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Kate Macdowell’s pristine white porcelain sculptures explore the clash between the natural and constructed worlds. Her gas-masked rabbit is given, in a fit of irony, a human-made safety device to protect it from a danger also made by people. Her work frequently focuses on the troubled relationship between the two elements and the uncomfortable discordance which has developed. The medium she uses creates an interesting tension between the at-times violently grotesque imagery and the smooth, minimalist surfaces of the sculptures. At times, the most graphic of images becomes almost hauntingly serene and delicate.  

Click through on the image for a link to Macdowell’s website.

Gonkar Gyatso’s work is often less confrontational that the above image. His 2007 Angel collage is amongst his most provocative, directly referencing the horrific images born from the torture of Abu Ghraib prisoners. His work often depicts gentle, still Buddha-figures which, upon closer inspection, turn out to be composed of tiny stickers showing familiar brand names.

While Gyatso’s Angel brings to mind the indelible image of the hooded victim, the backdrop he is laid against suggests a far more serene landscape, filled with the traditional imagery of Buddhism. Gyatso frequently uses the traditional skills he learned whilst studying in his native Tibet, bringing together techniques which reference the history of his homeland and the ever-present brands of the West.

While the image above is no doubt striking, some might even say beautiful, it strikes me as somewhat exploitative. The images of tortured prisoners in Guantanamo were some of the most shocking of the last decade, and sparked an outrage amongst the American people which continues today. Gyatso’s practise may primarily focus on the relationship between his home country and his adopted country, and on the migratory path that many follow, but does that excuse the re-packaging of one of recent American history’s lowest moments?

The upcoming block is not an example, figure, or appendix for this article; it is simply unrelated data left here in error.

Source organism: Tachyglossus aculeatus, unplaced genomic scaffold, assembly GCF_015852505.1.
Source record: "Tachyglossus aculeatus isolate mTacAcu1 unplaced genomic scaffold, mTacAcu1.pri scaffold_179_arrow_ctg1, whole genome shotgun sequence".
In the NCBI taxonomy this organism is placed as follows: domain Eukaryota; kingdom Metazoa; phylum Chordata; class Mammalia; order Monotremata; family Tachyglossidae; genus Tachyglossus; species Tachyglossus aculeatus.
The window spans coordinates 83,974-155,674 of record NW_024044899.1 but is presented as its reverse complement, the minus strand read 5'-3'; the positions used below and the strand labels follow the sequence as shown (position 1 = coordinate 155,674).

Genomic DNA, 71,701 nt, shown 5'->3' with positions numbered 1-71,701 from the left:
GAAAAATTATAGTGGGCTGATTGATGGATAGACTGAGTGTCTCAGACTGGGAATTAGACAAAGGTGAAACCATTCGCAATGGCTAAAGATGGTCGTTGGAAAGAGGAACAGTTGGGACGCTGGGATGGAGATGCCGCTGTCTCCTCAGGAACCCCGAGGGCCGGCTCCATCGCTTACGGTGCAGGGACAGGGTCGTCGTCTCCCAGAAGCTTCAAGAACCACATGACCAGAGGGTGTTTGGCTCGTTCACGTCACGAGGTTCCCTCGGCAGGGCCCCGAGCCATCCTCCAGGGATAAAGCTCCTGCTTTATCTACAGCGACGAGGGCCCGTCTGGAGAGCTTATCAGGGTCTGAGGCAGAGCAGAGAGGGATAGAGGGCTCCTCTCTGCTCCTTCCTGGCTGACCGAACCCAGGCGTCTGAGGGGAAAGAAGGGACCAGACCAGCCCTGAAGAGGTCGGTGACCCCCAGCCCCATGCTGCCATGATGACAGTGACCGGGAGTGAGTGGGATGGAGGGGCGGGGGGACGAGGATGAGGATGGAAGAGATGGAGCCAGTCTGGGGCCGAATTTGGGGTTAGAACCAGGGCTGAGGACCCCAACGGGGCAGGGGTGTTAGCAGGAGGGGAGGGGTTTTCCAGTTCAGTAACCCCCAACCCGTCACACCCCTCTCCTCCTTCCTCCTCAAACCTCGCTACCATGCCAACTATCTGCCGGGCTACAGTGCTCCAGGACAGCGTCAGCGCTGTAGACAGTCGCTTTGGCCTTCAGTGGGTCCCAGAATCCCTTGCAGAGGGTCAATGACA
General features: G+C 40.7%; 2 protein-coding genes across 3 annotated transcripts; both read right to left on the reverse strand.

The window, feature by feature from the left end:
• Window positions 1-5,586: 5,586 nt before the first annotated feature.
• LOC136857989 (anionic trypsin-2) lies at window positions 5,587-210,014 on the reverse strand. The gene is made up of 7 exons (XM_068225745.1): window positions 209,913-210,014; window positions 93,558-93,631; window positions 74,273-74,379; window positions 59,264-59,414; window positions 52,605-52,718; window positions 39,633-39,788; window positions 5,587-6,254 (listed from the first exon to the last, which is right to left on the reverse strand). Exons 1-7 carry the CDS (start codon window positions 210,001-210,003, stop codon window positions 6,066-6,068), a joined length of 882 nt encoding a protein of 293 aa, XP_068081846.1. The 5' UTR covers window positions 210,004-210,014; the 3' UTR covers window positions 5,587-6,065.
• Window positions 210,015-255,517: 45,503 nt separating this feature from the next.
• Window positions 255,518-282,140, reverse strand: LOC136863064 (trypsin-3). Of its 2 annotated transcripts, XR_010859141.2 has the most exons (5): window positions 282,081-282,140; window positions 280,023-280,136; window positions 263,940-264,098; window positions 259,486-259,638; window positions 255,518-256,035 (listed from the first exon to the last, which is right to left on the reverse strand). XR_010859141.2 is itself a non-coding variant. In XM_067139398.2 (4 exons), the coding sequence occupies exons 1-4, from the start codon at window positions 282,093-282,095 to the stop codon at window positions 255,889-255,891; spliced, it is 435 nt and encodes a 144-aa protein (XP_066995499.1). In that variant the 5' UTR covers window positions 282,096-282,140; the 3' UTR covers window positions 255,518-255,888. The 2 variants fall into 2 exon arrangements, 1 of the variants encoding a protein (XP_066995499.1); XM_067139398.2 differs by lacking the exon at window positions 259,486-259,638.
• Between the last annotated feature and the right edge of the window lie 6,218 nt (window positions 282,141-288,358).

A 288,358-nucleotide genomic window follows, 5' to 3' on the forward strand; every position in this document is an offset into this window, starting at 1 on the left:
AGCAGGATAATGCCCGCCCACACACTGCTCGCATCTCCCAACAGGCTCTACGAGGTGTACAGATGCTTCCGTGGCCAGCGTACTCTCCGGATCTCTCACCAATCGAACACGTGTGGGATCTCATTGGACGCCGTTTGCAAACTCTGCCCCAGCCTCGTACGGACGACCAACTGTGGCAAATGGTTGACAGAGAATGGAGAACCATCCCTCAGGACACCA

Click through on the image for a link to Gyatso’s website.

In 2008, Roger Hiorns did something peculiar. He took a fairly standard abandoned South London flat in Elephant and Castle, and he sealed it off, filled it with copper sulfate and left it alone. Three weeks later, Hiorns emptied the flat and let the soaked contents slowly dry off - and as they did, blue crystals began to grow across everything the copper sulfate had touched.

The effect was bizarre - both beautiful and devastating at the same time. The flat, possibly once a family home, had become some kind of reclaimed wilderness in which a strange kind of paradox existed - you were in perhaps one of the most mysteriously beautiful environments to be seen in modern art thus far, yet behind each glistening wall lay another abandoned ex-council flat in Elephant and Castle.The environment was both stunning and shocking at the same time - despite the geometric beauty of the crystals, there was something cold, desolate and dirty about the mess of copper sulfate on the floor and the feeling of a space forever spoiled.

One element of particular interest was not simply the installation itself, but the reaction of the audience to it. For possibly the first time in the history of Elephant and Castle, long queues formed outside the abandoned estates with visitors - many of whom hailed from the inner circles of art’s elite - clamouring to be given the requisite wellies and gloves. Interestingly, Hiorns’ choice of location opened the area up for later artistic expression which had never previously flourished in the estates. How much of the mounting interest in artistic development of the area actually feeds back into the local community has yet to be seen.

Click through on the image for a link to the Artangel page on Seizure.

Mikko Kuorinki’s “Wall Piece with 200 Letters” is probably his best recognised piece of work, in which the artist placed a different quote onto the wall of a gallery every week for 11 months. This quote in particular was taken from the Ingmar Bergman film, The Magician. Kuorinki’s work uses language to explore the relationships between the individual and the surrounding world, and re-appropriates the context of the original quote to give it a new meaning.

Kuorinki, interestingly, has deliberately chosen for these pieces to be displayed in the gallery context, as opposed to public spaces. He feels public spaces are already saturated with imagery, words, street art - all competing for attention. By presenting these quotes in a gallery or museum, he offers what he calls a “concentrated encounter.”